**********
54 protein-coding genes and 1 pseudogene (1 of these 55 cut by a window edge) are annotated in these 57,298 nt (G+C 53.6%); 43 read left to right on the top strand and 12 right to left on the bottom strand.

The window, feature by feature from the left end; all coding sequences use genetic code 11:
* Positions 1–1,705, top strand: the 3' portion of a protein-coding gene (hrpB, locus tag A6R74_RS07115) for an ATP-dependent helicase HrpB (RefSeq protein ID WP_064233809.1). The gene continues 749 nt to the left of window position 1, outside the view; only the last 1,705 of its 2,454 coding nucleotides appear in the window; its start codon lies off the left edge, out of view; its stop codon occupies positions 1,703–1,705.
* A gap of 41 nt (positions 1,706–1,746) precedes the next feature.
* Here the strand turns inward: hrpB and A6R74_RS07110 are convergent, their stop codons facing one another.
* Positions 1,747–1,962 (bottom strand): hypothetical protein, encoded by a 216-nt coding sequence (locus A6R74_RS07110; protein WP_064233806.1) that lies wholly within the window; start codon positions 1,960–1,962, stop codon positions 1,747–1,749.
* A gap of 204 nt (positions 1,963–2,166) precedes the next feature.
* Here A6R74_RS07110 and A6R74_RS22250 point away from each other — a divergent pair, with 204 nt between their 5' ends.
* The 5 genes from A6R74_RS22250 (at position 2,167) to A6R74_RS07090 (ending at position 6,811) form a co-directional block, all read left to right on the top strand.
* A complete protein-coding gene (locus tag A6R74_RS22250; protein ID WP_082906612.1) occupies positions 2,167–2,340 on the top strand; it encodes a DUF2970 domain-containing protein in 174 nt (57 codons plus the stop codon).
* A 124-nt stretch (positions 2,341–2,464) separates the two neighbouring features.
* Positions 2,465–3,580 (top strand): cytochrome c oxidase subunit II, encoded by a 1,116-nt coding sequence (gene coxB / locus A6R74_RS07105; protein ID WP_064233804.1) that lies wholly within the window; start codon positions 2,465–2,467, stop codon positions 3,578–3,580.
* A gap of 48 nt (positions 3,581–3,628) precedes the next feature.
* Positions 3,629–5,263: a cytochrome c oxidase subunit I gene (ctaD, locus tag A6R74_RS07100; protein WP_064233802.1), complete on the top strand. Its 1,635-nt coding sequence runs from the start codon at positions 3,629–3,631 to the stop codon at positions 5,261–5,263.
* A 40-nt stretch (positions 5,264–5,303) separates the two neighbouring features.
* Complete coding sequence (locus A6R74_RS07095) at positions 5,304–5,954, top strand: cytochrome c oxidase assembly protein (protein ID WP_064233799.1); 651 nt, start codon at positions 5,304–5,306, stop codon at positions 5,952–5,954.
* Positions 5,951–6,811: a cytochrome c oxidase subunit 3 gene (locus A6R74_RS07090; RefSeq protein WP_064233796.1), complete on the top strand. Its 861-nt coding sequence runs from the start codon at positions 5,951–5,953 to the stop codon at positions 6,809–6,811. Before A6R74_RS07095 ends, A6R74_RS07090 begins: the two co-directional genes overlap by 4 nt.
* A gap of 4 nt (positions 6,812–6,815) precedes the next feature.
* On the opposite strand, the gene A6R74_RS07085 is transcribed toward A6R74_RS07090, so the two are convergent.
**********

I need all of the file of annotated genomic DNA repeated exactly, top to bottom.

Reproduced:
54 protein-coding genes and 1 pseudogene (1 of these 55 cut by a window edge) are annotated in these 57,298 nt (G+C 53.6%); 43 read left to right on the top strand and 12 right to left on the bottom strand.

The window, feature by feature from the left end; all coding sequences use genetic code 11:
* Positions 1–1,705, top strand: the 3' portion of a protein-coding gene (hrpB, locus tag A6R74_RS07115) for an ATP-dependent helicase HrpB (RefSeq protein ID WP_064233809.1). The gene continues 749 nt to the left of window position 1, outside the view; only the last 1,705 of its 2,454 coding nucleotides appear in the window; its start codon lies off the left edge, out of view; its stop codon occupies positions 1,703–1,705.
* A gap of 41 nt (positions 1,706–1,746) precedes the next feature.
* Here the strand turns inward: hrpB and A6R74_RS07110 are convergent, their stop codons facing one another.
* Positions 1,747–1,962 (bottom strand): hypothetical protein, encoded by a 216-nt coding sequence (locus A6R74_RS07110; protein WP_064233806.1) that lies wholly within the window; start codon positions 1,960–1,962, stop codon positions 1,747–1,749.
* A gap of 204 nt (positions 1,963–2,166) precedes the next feature.
* Here A6R74_RS07110 and A6R74_RS22250 point away from each other — a divergent pair, with 204 nt between their 5' ends.
* The 5 genes from A6R74_RS22250 (at position 2,167) to A6R74_RS07090 (ending at position 6,811) form a co-directional block, all read left to right on the top strand.
* A complete protein-coding gene (locus tag A6R74_RS22250; protein ID WP_082906612.1) occupies positions 2,167–2,340 on the top strand; it encodes a DUF2970 domain-containing protein in 174 nt (57 codons plus the stop codon).
* A 124-nt stretch (positions 2,341–2,464) separates the two neighbouring features.
* Positions 2,465–3,580 (top strand): cytochrome c oxidase subunit II, encoded by a 1,116-nt coding sequence (gene coxB / locus A6R74_RS07105; protein ID WP_064233804.1) that lies wholly within the window; start codon positions 2,465–2,467, stop codon positions 3,578–3,580.
* A gap of 48 nt (positions 3,581–3,628) precedes the next feature.
* Positions 3,629–5,263: a cytochrome c oxidase subunit I gene (ctaD, locus tag A6R74_RS07100; protein WP_064233802.1), complete on the top strand. Its 1,635-nt coding sequence runs from the start codon at positions 3,629–3,631 to the stop codon at positions 5,261–5,263.
* A 40-nt stretch (positions 5,264–5,303) separates the two neighbouring features.
* Complete coding sequence (locus A6R74_RS07095) at positions 5,304–5,954, top strand: cytochrome c oxidase assembly protein (protein ID WP_064233799.1); 651 nt, start codon at positions 5,304–5,306, stop codon at positions 5,952–5,954.
* Positions 5,951–6,811: a cytochrome c oxidase subunit 3 gene (locus A6R74_RS07090; RefSeq protein WP_064233796.1), complete on the top strand. Its 861-nt coding sequence runs from the start codon at positions 5,951–5,953 to the stop codon at positions 6,809–6,811. Before A6R74_RS07095 ends, A6R74_RS07090 begins: the two co-directional genes overlap by 4 nt.
* A gap of 4 nt (positions 6,812–6,815) precedes the next feature.
* On the opposite strand, the gene A6R74_RS07085 is transcribed toward A6R74_RS07090, so the two are convergent.